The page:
Fukushima is planning to transform itself into a renewable energy hub, almost nine years after it became the scene of the world’s worst nuclear accident for a quarter of a century. The prefecture in north-east Japan will forever be associated with the triple meltdown at the Fukushima Daiichi nuclear power plant on 11 March 2011, but in an ambitious project the local government has vowed to power the region with 100% renewable energy by 2040, compared with 40% today. Renewables accounted for 17.4% of Japan’s energy mix in 2018, according to the Institute for Sustainable Energy Policies, well below countries in Europe. The government iaims to increase this to between 22% and 24% by 2030 a target the prime minister, Shinzo Abe, has described as ambitious but which climate campaigners criticise as insufficient. Abe insists nuclear energy will help Japan achieve its carbon dioxide emissions targets and reduce its dependence on imported gas and oil, but his recently appointed environment minister, Shinjiro Koizumi, has called for the country’s nuclear reactors to be scrapped to prevent a repeat of the disaster.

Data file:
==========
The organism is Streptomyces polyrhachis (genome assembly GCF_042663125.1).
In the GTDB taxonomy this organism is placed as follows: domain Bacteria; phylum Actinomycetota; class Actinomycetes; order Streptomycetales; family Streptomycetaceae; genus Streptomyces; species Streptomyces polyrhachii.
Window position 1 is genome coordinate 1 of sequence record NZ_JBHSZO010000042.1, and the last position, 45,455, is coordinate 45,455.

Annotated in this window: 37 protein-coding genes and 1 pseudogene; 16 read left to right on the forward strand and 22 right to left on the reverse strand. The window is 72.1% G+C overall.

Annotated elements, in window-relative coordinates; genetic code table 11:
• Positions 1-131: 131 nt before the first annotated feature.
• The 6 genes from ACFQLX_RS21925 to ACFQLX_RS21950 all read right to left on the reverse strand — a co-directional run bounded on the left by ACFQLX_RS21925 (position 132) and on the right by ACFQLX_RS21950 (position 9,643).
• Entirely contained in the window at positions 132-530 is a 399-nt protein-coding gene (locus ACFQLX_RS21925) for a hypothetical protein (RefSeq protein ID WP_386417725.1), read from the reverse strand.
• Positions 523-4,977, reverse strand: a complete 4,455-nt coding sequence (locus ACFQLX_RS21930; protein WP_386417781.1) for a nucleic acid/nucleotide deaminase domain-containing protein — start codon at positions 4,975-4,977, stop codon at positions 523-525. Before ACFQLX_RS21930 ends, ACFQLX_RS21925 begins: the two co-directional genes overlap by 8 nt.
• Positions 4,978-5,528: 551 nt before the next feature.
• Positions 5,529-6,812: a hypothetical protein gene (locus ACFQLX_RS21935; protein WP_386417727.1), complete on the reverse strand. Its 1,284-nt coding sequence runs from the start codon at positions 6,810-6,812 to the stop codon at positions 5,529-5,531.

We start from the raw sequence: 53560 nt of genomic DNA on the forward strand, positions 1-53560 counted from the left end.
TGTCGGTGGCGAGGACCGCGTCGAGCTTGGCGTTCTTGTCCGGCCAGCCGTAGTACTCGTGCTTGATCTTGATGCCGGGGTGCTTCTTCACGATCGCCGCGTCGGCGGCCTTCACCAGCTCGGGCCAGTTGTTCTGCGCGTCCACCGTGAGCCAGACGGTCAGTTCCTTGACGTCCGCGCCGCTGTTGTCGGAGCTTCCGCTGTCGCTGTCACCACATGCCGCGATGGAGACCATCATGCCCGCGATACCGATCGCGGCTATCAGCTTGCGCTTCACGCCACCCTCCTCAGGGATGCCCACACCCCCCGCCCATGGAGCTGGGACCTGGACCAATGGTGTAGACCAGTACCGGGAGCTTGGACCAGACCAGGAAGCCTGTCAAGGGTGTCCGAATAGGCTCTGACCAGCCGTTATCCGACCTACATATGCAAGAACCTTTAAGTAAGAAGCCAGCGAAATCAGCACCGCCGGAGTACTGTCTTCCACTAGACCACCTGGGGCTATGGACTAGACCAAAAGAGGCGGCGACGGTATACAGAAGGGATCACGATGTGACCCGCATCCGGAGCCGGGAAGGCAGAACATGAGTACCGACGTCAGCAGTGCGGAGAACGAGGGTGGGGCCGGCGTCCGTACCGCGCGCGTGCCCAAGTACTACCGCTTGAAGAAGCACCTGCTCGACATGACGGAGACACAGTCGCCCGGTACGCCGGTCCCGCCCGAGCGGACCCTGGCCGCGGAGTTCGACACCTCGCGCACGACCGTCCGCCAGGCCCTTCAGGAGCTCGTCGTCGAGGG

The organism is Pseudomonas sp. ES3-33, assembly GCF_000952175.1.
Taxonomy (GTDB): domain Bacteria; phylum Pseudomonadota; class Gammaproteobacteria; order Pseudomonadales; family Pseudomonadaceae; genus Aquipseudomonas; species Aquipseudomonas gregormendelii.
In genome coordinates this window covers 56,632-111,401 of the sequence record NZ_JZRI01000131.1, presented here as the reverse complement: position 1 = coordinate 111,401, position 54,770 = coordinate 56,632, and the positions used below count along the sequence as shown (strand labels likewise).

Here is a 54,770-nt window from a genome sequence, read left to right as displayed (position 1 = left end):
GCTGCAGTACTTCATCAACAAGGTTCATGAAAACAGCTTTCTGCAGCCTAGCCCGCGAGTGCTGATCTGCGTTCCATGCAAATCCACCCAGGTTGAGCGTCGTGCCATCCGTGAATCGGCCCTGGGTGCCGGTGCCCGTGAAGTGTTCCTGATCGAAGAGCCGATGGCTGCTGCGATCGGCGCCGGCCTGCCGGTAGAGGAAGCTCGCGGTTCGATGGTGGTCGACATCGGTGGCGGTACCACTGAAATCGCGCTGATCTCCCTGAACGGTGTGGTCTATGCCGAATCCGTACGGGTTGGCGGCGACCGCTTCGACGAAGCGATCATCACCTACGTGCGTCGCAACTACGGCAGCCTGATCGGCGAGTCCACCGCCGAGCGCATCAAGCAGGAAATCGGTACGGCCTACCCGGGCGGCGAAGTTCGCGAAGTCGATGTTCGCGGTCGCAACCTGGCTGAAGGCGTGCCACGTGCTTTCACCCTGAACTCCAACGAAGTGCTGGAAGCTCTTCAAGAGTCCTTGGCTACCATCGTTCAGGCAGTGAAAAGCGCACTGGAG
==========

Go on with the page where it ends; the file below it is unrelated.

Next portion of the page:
Guardian 5th Jan 2020 read more »